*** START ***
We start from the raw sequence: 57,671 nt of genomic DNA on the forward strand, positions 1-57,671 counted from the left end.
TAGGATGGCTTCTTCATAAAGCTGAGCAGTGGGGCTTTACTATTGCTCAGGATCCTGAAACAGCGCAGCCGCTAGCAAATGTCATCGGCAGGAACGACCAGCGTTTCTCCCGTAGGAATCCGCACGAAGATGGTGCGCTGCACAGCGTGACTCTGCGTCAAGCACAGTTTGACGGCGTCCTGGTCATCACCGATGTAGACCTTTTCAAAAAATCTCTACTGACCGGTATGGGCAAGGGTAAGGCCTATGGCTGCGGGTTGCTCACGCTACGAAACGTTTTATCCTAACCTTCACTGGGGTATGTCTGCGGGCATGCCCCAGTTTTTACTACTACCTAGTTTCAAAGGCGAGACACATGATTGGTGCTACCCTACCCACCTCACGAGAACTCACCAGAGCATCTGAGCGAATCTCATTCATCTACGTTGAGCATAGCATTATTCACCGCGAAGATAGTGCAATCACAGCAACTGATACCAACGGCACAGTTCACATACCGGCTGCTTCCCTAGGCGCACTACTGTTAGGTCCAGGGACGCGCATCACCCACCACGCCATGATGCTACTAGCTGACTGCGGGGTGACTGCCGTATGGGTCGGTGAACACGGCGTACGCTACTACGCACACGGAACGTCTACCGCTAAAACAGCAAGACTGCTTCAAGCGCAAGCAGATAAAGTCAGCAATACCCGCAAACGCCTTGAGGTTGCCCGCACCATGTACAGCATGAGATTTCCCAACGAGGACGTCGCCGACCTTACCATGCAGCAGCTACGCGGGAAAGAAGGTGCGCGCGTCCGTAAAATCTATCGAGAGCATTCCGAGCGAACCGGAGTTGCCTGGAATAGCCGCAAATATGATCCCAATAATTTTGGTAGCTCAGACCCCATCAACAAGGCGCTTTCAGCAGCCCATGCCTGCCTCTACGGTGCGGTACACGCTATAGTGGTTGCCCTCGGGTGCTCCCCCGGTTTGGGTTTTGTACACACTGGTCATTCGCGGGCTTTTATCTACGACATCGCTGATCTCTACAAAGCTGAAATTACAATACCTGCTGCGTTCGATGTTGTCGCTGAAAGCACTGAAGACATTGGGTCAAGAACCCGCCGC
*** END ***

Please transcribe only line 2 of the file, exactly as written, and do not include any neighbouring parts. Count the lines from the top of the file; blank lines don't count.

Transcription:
TAGGATGGCTTCTTCATAAAGCTGAGCAGTGGGGCTTTACTATTGCTCAGGATCCTGAAACAGCGCAGCCGCTAGCAAATGTCATCGGCAGGAACGACCAGCGTTTCTCCCGTAGGAATCCGCACGAAGATGGTGCGCTGCACAGCGTGACTCTGCGTCAAGCACAGTTTGACGGCGTCCTGGTCATCACCGATGTAGACCTTTTCAAAAAATCTCTACTGACCGGTATGGGCAAGGGTAAGGCCTATGGCTGCGGGTTGCTCACGCTACGAAACGTTTTATCCTAACCTTCACTGGGGTATGTCTGCGGGCATGCCCCAGTTTTTACTACTACCTAGTTTCAAAGGCGAGACACATGATTGGTGCTACCCTACCCACCTCACGAGAACTCACCAGAGCATCTGAGCGAATCTCATTCATCTACGTTGAGCATAGCATTATTCACCGCGAAGATAGTGCAATCACAGCAACTGATACCAACGGCACAGTTCACATACCGGCTGCTTCCCTAGGCGCACTACTGTTAGGTCCAGGGACGCGCATCACCCACCACGCCATGATGCTACTAGCTGACTGCGGGGTGACTGCCGTATGGGTCGGTGAACACGGCGTACGCTACTACGCACACGGAACGTCTACCGCTAAAACAGCAAGACTGCTTCAAGCGCAAGCAGATAAAGTCAGCAATACCCGCAAACGCCTTGAGGTTGCCCGCACCATGTACAGCATGAGATTTCCCAACGAGGACGTCGCCGACCTTACCATGCAGCAGCTACGCGGGAAAGAAGGTGCGCGCGTCCGTAAAATCTATCGAGAGCATTCCGAGCGAACCGGAGTTGCCTGGAATAGCCGCAAATATGATCCCAATAATTTTGGTAGCTCAGACCCCATCAACAAGGCGCTTTCAGCAGCCCATGCCTGCCTCTACGGTGCGGTACACGCTATAGTGGTTGCCCTCGGGTGCTCCCCCGGTTTGGGTTTTGTACACACTGGTCATTCGCGGGCTTTTATCTACGACATCGCTGATCTCTACAAAGCTGAAATTACAATACCTGCTGCGTTCGATGTTGTCGCTGAAAGCACTGAAGACATTGGGTCAAGAACCCGCCGC